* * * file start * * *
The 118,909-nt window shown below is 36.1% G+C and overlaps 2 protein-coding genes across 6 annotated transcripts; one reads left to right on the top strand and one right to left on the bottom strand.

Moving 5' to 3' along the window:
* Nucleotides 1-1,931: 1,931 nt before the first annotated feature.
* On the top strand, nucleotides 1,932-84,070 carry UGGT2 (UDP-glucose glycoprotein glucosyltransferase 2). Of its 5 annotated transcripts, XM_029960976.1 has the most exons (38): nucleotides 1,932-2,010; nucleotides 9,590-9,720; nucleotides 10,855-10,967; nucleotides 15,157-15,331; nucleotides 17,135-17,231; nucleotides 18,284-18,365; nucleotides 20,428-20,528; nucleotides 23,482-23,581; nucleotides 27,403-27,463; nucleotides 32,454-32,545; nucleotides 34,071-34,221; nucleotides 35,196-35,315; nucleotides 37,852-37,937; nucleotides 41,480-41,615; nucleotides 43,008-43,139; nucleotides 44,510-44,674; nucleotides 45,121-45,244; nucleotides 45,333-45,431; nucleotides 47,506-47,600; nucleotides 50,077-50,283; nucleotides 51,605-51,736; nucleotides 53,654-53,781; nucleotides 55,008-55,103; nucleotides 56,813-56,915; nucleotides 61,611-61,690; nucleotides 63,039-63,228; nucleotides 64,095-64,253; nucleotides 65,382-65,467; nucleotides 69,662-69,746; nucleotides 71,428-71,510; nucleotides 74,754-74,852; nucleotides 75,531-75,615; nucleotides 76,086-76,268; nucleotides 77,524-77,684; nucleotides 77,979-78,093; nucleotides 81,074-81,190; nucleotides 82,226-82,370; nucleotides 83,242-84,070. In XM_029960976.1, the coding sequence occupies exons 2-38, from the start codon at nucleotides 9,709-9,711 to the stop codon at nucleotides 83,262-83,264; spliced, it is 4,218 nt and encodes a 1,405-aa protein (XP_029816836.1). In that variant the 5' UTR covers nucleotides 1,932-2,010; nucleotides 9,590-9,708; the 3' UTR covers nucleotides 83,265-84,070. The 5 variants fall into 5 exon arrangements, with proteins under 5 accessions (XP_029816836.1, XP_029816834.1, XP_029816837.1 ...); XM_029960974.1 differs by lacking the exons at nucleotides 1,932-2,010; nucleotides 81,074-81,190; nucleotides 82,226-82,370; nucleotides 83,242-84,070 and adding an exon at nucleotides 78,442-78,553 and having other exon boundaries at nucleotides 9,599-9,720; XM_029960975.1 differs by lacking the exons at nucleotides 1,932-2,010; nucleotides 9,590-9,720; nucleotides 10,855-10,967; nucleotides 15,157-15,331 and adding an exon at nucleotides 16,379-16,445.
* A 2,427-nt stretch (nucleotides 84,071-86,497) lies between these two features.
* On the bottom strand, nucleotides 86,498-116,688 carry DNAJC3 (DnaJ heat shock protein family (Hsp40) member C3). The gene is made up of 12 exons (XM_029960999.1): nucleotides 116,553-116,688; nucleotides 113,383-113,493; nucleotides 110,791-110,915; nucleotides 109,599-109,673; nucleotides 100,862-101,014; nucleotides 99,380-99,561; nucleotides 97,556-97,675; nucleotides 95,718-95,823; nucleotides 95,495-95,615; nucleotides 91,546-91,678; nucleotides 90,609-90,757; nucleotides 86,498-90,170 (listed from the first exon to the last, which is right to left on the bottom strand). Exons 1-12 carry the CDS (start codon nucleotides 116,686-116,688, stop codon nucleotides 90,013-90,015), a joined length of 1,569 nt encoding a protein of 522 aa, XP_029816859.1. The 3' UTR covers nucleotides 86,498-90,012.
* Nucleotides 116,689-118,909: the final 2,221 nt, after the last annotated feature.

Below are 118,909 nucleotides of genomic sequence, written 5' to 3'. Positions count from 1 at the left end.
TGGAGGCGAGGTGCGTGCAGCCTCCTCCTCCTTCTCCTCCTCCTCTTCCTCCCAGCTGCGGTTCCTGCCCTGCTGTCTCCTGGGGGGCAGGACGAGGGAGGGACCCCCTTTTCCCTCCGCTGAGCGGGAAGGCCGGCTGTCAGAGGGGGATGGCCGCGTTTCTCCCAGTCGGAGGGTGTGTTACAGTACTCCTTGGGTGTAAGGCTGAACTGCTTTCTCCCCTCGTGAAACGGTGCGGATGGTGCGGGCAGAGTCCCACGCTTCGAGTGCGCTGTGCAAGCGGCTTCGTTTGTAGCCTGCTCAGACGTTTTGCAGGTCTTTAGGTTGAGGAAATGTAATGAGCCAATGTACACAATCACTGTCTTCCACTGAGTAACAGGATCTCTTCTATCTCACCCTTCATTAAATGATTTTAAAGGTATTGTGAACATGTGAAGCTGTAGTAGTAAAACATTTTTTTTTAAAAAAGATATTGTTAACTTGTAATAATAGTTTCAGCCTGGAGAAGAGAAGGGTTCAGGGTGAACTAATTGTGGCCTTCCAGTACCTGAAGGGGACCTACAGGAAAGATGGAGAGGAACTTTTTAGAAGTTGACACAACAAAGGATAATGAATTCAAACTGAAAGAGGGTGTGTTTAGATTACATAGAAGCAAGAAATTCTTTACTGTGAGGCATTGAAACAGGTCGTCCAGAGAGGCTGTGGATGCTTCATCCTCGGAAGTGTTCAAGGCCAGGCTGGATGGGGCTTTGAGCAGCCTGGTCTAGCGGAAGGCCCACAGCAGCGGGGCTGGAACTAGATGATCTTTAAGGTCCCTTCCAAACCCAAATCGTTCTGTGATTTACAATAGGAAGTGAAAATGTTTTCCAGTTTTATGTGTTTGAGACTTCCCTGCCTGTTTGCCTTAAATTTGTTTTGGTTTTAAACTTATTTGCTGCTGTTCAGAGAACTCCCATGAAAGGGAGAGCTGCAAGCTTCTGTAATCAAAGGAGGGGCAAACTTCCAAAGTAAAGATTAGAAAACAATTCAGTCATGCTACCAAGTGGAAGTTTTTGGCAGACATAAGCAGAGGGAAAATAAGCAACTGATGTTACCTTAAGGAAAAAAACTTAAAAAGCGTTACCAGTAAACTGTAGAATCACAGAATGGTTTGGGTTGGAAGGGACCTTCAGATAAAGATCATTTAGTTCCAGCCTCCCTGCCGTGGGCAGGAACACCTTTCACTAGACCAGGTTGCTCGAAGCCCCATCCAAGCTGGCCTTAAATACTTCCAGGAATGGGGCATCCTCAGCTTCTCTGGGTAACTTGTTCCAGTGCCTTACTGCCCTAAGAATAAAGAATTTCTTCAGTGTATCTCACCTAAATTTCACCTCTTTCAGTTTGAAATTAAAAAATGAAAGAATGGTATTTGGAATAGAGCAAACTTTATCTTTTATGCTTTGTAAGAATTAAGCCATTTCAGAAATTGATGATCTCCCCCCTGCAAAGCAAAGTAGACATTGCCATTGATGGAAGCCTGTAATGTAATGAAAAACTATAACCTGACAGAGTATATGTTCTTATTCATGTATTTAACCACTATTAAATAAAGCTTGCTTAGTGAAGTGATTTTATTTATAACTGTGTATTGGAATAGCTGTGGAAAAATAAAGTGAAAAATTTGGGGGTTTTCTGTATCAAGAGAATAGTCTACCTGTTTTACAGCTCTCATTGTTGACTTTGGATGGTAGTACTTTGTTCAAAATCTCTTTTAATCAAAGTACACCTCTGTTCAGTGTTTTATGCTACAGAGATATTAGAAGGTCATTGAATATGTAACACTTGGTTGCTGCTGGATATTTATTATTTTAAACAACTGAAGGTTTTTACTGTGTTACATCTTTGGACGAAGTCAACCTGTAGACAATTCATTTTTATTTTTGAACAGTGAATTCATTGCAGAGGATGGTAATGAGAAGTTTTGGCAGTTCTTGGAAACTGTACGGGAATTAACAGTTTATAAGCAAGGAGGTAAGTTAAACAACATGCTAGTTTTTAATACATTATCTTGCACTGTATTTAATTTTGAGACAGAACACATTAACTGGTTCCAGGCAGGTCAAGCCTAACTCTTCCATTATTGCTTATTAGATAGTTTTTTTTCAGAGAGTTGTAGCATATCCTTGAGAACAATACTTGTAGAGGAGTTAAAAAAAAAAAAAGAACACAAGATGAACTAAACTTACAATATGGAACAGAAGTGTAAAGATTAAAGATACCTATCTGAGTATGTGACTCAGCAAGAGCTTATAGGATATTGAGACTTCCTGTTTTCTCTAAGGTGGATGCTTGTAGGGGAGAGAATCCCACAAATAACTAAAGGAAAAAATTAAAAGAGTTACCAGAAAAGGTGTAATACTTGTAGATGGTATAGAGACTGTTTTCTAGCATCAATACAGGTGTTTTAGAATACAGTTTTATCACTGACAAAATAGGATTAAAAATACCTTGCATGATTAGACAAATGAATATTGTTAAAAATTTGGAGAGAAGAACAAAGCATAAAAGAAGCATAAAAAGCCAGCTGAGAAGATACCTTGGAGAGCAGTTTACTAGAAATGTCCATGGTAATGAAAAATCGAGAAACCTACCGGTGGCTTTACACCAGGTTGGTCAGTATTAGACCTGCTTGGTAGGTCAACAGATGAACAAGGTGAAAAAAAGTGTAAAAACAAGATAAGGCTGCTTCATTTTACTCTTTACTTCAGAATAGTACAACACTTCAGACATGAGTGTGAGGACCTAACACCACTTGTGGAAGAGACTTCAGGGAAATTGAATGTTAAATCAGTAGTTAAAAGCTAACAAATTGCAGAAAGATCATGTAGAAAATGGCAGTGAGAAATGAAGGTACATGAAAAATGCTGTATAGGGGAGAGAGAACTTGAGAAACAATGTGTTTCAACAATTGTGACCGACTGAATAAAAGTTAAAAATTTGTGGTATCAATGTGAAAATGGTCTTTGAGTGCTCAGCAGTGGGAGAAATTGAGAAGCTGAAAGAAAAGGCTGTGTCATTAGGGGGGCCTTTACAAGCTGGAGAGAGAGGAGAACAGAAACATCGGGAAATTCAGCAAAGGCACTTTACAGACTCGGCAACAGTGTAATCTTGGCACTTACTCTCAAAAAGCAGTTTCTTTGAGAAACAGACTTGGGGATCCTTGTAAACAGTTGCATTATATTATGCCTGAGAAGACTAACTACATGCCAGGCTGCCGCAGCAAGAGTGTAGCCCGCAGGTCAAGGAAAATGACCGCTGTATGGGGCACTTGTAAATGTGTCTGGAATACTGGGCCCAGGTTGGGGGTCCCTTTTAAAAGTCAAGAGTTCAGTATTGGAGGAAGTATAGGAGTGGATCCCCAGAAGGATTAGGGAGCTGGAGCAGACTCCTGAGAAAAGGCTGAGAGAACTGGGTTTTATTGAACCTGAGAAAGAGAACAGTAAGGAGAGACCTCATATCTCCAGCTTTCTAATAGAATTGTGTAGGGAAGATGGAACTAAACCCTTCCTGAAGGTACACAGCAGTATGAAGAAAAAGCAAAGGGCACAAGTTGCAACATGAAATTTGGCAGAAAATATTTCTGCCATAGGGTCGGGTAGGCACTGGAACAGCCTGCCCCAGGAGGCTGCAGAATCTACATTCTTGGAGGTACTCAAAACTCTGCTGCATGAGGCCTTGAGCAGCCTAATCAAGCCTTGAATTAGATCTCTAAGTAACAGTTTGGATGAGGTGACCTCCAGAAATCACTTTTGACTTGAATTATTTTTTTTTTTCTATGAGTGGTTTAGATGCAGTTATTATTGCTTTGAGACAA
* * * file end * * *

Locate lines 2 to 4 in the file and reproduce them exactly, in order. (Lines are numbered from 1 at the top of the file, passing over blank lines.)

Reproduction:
Moving 5' to 3' along the window:
* Nucleotides 1-1,931: 1,931 nt before the first annotated feature.
* On the top strand, nucleotides 1,932-84,070 carry UGGT2 (UDP-glucose glycoprotein glucosyltransferase 2). Of its 5 annotated transcripts, XM_029960976.1 has the most exons (38): nucleotides 1,932-2,010; nucleotides 9,590-9,720; nucleotides 10,855-10,967; nucleotides 15,157-15,331; nucleotides 17,135-17,231; nucleotides 18,284-18,365; nucleotides 20,428-20,528; nucleotides 23,482-23,581; nucleotides 27,403-27,463; nucleotides 32,454-32,545; nucleotides 34,071-34,221; nucleotides 35,196-35,315; nucleotides 37,852-37,937; nucleotides 41,480-41,615; nucleotides 43,008-43,139; nucleotides 44,510-44,674; nucleotides 45,121-45,244; nucleotides 45,333-45,431; nucleotides 47,506-47,600; nucleotides 50,077-50,283; nucleotides 51,605-51,736; nucleotides 53,654-53,781; nucleotides 55,008-55,103; nucleotides 56,813-56,915; nucleotides 61,611-61,690; nucleotides 63,039-63,228; nucleotides 64,095-64,253; nucleotides 65,382-65,467; nucleotides 69,662-69,746; nucleotides 71,428-71,510; nucleotides 74,754-74,852; nucleotides 75,531-75,615; nucleotides 76,086-76,268; nucleotides 77,524-77,684; nucleotides 77,979-78,093; nucleotides 81,074-81,190; nucleotides 82,226-82,370; nucleotides 83,242-84,070. In XM_029960976.1, the coding sequence occupies exons 2-38, from the start codon at nucleotides 9,709-9,711 to the stop codon at nucleotides 83,262-83,264; spliced, it is 4,218 nt and encodes a 1,405-aa protein (XP_029816836.1). In that variant the 5' UTR covers nucleotides 1,932-2,010; nucleotides 9,590-9,708; the 3' UTR covers nucleotides 83,265-84,070. The 5 variants fall into 5 exon arrangements, with proteins under 5 accessions (XP_029816836.1, XP_029816834.1, XP_029816837.1 ...); XM_029960974.1 differs by lacking the exons at nucleotides 1,932-2,010; nucleotides 81,074-81,190; nucleotides 82,226-82,370; nucleotides 83,242-84,070 and adding an exon at nucleotides 78,442-78,553 and having other exon boundaries at nucleotides 9,599-9,720; XM_029960975.1 differs by lacking the exons at nucleotides 1,932-2,010; nucleotides 9,590-9,720; nucleotides 10,855-10,967; nucleotides 15,157-15,331 and adding an exon at nucleotides 16,379-16,445.